At one point he said to Townshend: “Why did this happen to us?” “Because you can take it,” Townshend said. “It made me think we could,” Vedder reflected, “and that he had faith in us that we could.”
Some members of Pearl Jam, particularly Gossard, wondered if the band could continue after such a horrific incident. Vedder thinks they became closer than ever as a group because of it.
“We hadn’t thought about this with our name,” he said, “but the pearl is the little organism that has taken the shit, taken the bad stuff, and turned it into something beautiful. Maybe that’s part of what we’ve been able to do.”
After the band had completed the Binaural tour, Vedder disappeared for a year. “I had to live among nature,” he explained. “I went almost nine days without saying a word at one point. I did a solitary process that I felt like I had to go through. I felt like any kind of avoidance would’ve come back to haunt me and there would have been deeper issues, ready to strike at any time.” After a period of deep soul searching, Vedder came home. The next day, Pearl Jam began work on Riot Act.
The tragedy at Roskilde diverted the course of Pearl Jam’s career, and their next record set a blueprint from which their ‘second act’ emerged. Gone was the inward-looking contemplation of those mid-to-late-90s records; Riot Act was outwardly facing. Released in 2002, it arrived with an emotional, joyous single in I Am Mine, and they even made a video to go with it.
Riot Act and their 2006 self-titled eighth album suggested Pearl Jam were back in the midst of a creative purple patch. The release of Backspacer in 2009 confirmed it. Produced by Brendan O’Brien, it was their best since the early 90s, a perfect blend of singalong anthems and intricate deep cuts. For Vedder, it was a record that made all the emotional hurdles worth it.
After years where it felt that Pearl Jam had become a sort of cult band – admittedly, a pretty big cult band – now they were huge again, playing some of their biggest ever shows. It was their first album to top the US chart since No Code.
“Backspacer was a really good record,” Vedder said in 2011. “We were all happy with the way it came out, and we reached a certain amount of people and they were good songs to play live.” He had finally grasped how to appreciate mainstream success.
“I think you can enjoy it for a day, and get back to work the next,” he said. “I wish I’d known a little earlier that it’s more about the process of getting to where you’re aiming to go, cos it’s not about the destination, it’s about the journey.”
In the same way that Riot Act energised Pearl Jam in their second decade, Backspacer seemed to give them the confidence to take time in their third. There have been only two records since then: 2013’s Lightning Bolt and last year’s Gigaton. They take a moment these days, working on other projects and coming together when it feels right.
“I think we went into this with the idea that we wanted to be brothers in a band,” Gossard told Sirius XM in an interview ahead of Lightning Bolt’s release. “And part of what we were attracted to is that being in a band is like a commitment you kind of have to make. It’s built into our DNA and it’s carried us through a lot of times where it’s been more difficult.”
They are still a band leading by example. They were one of the first to pull their tour dates when the pandemic hit last year, as the US government dithered about how to respond.
“We wanted to be responsible,” Gossard told Tidal. “You live and fight another day. Trying to get in ten shows before a tour was cancelled didn’t make much sense to us.”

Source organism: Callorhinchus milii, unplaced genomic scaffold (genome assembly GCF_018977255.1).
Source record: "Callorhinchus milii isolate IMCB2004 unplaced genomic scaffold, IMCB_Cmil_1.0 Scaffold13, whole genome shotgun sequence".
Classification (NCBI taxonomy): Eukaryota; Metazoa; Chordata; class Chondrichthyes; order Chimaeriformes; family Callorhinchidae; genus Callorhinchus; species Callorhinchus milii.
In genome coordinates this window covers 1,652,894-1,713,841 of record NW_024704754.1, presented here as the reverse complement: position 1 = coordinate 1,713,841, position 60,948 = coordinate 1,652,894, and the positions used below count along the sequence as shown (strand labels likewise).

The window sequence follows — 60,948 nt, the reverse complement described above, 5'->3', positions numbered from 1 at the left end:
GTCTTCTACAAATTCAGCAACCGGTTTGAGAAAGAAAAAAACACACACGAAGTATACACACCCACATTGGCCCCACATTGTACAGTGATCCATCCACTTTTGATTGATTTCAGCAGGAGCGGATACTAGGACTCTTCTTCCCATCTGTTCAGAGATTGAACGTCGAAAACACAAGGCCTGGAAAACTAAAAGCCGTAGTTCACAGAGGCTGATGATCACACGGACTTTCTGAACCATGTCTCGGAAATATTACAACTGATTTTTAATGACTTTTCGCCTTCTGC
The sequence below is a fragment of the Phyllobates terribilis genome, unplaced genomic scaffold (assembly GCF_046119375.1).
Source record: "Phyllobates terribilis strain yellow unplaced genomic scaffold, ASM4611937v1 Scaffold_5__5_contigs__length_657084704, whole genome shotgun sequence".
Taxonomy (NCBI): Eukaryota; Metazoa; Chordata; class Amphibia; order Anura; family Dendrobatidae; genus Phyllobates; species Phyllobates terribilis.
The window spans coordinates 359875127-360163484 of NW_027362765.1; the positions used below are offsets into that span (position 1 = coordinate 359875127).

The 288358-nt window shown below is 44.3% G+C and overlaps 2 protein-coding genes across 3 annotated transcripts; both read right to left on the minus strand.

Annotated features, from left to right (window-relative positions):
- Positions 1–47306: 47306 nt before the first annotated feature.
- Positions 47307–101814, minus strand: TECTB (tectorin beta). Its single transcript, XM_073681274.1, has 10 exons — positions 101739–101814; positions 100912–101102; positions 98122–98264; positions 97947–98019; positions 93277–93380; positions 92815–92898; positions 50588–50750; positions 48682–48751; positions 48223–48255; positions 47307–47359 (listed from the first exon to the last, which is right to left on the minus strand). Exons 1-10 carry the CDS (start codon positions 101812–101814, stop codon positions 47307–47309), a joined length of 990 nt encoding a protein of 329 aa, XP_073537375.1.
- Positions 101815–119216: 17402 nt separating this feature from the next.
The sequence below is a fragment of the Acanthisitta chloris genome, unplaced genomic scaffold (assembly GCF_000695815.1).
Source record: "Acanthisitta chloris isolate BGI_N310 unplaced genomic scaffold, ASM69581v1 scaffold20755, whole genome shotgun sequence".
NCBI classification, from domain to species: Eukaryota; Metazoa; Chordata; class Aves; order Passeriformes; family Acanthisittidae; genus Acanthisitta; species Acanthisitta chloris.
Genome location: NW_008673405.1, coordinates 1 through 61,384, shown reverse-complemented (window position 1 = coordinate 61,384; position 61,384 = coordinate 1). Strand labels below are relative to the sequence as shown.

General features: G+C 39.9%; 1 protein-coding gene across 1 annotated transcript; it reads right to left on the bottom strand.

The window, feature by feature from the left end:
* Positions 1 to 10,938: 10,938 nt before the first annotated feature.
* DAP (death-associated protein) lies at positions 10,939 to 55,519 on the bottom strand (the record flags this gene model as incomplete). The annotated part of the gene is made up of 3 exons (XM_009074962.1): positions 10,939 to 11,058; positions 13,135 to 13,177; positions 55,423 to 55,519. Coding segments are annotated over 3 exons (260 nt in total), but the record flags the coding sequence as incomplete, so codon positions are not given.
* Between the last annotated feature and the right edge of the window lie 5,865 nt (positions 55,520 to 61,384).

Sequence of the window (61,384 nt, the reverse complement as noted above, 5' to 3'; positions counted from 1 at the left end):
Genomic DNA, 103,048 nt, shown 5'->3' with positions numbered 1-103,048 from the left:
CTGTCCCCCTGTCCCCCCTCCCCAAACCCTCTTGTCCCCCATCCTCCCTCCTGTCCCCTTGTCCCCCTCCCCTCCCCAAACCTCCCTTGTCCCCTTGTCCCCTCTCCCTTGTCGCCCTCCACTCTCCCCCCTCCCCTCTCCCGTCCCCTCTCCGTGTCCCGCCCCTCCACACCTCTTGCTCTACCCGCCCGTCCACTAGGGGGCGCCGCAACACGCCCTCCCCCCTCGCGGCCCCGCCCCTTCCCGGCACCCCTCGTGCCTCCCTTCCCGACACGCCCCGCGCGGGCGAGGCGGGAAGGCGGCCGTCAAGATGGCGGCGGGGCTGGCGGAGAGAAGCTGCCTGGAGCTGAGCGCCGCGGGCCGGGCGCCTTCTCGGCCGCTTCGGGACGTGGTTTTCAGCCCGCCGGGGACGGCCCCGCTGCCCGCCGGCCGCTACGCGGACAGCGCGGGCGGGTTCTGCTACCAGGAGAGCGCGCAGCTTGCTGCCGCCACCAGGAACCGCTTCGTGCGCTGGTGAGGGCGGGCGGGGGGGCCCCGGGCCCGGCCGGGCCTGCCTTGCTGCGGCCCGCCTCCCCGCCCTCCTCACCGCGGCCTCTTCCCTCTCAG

Gossard felt proud that the band were in a position to take a stance, but he’s itching to get back out there. “Having not been able to play for so long, we’re never going to look at a live show the same way again.”
Before we finish, how about a quick tour of Pearl Jam’s HQ? It’s a nondescript, two-storey warehouse that sits on a corner in the industrial district of Seattle, a few miles from Sea-Tac airport. But inside there’s nothing nondescript about it.
Downstairs there’s the Ten Club, a hive of activity, dispatching merchandise orders to fans across the globe. Walk through that and you enter a vast room filled with row upon row of flight cases, a perfectly ordered ecosystem of Pearl Jam inventory. In the odd space that isn’t taken up by a guitar or a drum kit, there are parts of Pearl Jam stage props from over the ages.
Against a wall sit the giant letters from the cover of Ten – ARL JAM. “I think Ed and Stone have the P and E,” our guide George (who also has a proper job as Vedder’s guitar tech) explained. Head through there, past the rehearsal space, up the stairs – not the ones that lead to the band’s management offices, the other ones – and you come to the comfy lounge area. This is where Vedder greeted me in 2011.
He was in friendly, charismatic form that day, dressed how you imagine he always dresses – like a man who might on the off-chance have to embark on an impromptu hike. There was no doubt he’d earned the right to be comfortable in his own skin.
“Before it felt like we were five little boats all tied together,” he said, “and now it feels like it’s one big boat and we’re all on it, and we take turns at the wheel and we take turns in the engine room and we have a good understand of being crew members and captains and sharing the load.”
He thought that, with hindsight, the band were galvanised by those early years. “On that level, when people start dying,” he said – “and it wasn’t just Kurt, there was Stefanie from 7 Year Bitch, Layne years later – it brings you together.”
The loss of Chris Cornell, an early mentor to Vedder, in 2017 would have been another huge blow. But Pearl Jam keep finding new ways to cope, to overcome and inspire. Walking around their base, their own little world all housed under one roof, makes you realise that they’d achieved what they set out to do. This place was exactly the sort of thing they were aiming for when they were turning down pant commercials in 1991.
“We’ve always looked out for one another,” Vedder concluded. “We want to make each other proud – I want them to be proud of their guy, and I’m proud of mine. It shouldn’t be that hard. We’re a fucking rock band!” They’re into long-term relationships, in their personal lives, with each other as bandmates and with their crowd. That’s how Pearl Jam keep turning the page.